By Jesse Emspak
Lumps of rock flying through space could cause catastrophic damage to our planet. What could we do if we found one on a collision course?
Imagine the day observatories confirm that an asteroid is on a collision course with Earth; space-faring nations agree we need to stop it. What happens next depends on how much time the asteroid watchers say we have. None of these options are easy, and at least one of them would require the use of nuclear weapons.
Major asteroid strikes are rare. The last one that could have caused massive loss of life was the Tunguska event of 1908, in which what was believed to be a meteorite exploded some 10 kilometres above a remote area of Siberia.
That type of impact occurs once every few centuries. Siberia, however, is remote; even today the population is small and scattered across a huge area. Had the same object arrived four of five hours later, the major city of St Petersburg would have been hit with the equivalent of a megaton-scale nuclear explosion.
We have seen a smaller version of this nightmare scenario more recently. In 2013, the Chelyabinsk Meteor, which disintegrated at an altitude of 30 kilometres, shattered windows and injured 1,400 people in the western Russian city. It delivered an explosion equal to about 500 kilotons – about 30 or so Hiroshima bombs – though it exploded high enough to not cause too much structural damage. That kind of impact is much more common, occurring about three times per year. Most occur over the ocean or in remote areas, so we usually don’t notice. But the question isn’t if an impact will happen, but when.
Governments are taking this seriously; taking the first tentative steps to preventing a dangerous impact. In January, Nasa formed the Planetary Defense Coordination Office to act as a clearing house for asteroid observations and work with other space agencies to discuss how large space rocks on a collision course with Earth might be dealt with.
Right now, the PDCO spends much of its effort in detection, coordinating various observation programs, says Lindley Johnson, Nasa’s planetary defense officer. That’s because you can’t deal with the space rocks until you know where they are. “We try to detect anything that might be a threat years, if not decades, in advance,” he says. Once a dangerous asteroid is identified, the actual plans for stopping one enter the picture.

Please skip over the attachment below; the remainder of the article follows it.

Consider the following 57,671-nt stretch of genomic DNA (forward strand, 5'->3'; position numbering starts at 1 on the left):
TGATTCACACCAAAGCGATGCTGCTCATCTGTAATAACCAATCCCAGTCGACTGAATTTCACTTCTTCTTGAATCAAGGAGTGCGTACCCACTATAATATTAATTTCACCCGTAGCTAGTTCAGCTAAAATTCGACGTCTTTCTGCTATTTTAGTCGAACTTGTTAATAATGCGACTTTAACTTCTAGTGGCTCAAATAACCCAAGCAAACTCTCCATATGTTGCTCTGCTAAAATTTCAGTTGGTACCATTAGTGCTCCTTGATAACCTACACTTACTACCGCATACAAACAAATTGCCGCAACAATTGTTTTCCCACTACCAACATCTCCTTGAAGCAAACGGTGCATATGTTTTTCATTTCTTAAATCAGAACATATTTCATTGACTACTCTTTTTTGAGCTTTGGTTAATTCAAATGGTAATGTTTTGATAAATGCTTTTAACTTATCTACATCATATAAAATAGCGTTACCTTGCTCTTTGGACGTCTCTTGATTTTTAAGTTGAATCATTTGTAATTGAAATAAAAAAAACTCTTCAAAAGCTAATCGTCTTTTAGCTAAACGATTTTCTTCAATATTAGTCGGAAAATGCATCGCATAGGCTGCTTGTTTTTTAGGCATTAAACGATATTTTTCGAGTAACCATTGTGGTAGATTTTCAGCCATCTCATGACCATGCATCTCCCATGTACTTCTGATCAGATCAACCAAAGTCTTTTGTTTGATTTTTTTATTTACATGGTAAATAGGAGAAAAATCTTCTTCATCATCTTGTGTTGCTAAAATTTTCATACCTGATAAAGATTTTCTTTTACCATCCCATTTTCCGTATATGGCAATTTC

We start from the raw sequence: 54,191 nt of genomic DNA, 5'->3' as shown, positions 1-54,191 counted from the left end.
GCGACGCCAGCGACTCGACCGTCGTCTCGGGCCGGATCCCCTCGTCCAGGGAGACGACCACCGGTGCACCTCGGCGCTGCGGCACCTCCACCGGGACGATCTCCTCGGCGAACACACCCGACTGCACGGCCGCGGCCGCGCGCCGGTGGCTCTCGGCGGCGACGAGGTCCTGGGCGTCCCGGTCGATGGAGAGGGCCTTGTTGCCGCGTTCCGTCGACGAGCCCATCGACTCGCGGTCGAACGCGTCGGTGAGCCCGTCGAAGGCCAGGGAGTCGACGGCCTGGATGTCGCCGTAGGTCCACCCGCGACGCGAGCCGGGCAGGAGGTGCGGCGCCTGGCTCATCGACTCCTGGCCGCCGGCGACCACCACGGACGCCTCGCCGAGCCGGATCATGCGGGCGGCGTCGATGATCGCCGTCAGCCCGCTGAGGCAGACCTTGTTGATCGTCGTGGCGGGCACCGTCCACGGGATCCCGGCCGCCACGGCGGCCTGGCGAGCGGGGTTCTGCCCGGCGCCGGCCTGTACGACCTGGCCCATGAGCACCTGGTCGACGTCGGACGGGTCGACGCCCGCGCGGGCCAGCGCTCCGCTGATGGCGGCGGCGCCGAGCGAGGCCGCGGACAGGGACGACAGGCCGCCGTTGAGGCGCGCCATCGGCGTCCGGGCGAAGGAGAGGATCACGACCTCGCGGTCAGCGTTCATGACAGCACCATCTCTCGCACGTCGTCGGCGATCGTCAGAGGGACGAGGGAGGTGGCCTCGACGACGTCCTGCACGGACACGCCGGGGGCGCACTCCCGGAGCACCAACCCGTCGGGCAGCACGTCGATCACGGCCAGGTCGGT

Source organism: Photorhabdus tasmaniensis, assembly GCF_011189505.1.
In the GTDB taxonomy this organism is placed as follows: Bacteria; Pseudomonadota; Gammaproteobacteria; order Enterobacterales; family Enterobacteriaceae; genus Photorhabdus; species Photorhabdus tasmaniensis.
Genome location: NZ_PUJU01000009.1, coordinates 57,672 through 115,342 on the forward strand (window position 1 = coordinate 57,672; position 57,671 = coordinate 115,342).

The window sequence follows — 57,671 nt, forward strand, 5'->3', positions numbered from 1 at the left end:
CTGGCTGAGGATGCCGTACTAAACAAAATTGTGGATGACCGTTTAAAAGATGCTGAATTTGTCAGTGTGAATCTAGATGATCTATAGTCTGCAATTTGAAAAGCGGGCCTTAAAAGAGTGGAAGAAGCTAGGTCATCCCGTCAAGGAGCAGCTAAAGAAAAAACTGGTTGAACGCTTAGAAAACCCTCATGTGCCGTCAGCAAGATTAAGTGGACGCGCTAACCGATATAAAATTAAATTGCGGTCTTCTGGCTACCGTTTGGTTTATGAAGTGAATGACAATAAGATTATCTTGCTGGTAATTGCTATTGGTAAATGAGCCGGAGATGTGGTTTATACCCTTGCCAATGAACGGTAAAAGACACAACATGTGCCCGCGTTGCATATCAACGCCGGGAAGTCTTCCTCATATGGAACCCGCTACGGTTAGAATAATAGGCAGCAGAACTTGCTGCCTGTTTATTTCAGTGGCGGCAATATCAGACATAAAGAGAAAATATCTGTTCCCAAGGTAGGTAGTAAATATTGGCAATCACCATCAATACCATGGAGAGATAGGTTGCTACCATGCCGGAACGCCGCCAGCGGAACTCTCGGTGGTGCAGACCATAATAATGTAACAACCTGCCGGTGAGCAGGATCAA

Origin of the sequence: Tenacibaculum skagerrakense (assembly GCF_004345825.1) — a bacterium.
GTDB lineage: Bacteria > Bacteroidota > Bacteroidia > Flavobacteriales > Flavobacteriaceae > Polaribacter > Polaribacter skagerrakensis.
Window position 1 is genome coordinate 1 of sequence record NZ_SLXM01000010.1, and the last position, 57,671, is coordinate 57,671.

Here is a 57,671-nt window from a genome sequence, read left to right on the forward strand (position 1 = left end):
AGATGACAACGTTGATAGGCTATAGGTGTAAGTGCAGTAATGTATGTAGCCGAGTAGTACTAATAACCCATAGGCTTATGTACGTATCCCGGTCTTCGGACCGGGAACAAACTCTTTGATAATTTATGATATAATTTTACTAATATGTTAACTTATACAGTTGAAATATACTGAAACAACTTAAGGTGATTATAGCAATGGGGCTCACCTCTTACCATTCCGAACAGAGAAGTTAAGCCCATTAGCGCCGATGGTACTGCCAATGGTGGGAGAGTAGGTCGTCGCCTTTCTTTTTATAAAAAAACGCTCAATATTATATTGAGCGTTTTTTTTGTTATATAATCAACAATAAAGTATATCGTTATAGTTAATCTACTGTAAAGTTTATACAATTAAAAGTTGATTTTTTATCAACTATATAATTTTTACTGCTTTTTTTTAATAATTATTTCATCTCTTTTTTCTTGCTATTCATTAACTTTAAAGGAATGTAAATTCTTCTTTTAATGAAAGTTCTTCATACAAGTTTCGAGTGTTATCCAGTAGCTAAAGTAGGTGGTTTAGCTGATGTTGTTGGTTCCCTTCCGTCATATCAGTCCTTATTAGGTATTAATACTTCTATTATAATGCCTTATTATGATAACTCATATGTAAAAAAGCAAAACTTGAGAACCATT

The simplest method is a kind of planetary billiards, using a space probe to send a heavy object (or the probe itself) smashing into it. The asteroid will then, hopefully, be pushed off course and miss the Earth.
The idea is to find out exactly how much one can move an asteroid without running the risk of sending it on a dangerous trajectory
A joint European Space Agency and Nasa mission will test such technology in the next few years, under the name Asteroid Impact and Deflection Assessment (Aida). The mission consists of two spacecraft, one called the Asteroid Impact Mission (Aim), which will launch in late 2020, and the second, the Double Asteroid Redirection Test (Dart), in 2021.
In 2022 they’ll arrive at a double asteroid called 65803 Didymos, which is accompanied by a companion called Didymoon. Didymos measures some 780 metres across, whileDidymoon is about 170 metres. The smaller of the two orbits the larger one every 11.9 hours, and they are close, only 1,100 metres apart. The Aim craft will rendezvous with the asteroid and study its composition. Once Dart arrives it will crash into Didymoon, and Aim will see what the effect on the smaller rock’s orbit is. The idea is to find out exactly how much one can move an asteroid without running the risk of sending it on a dangerous trajectory, a kind of baby step to actually redirecting it.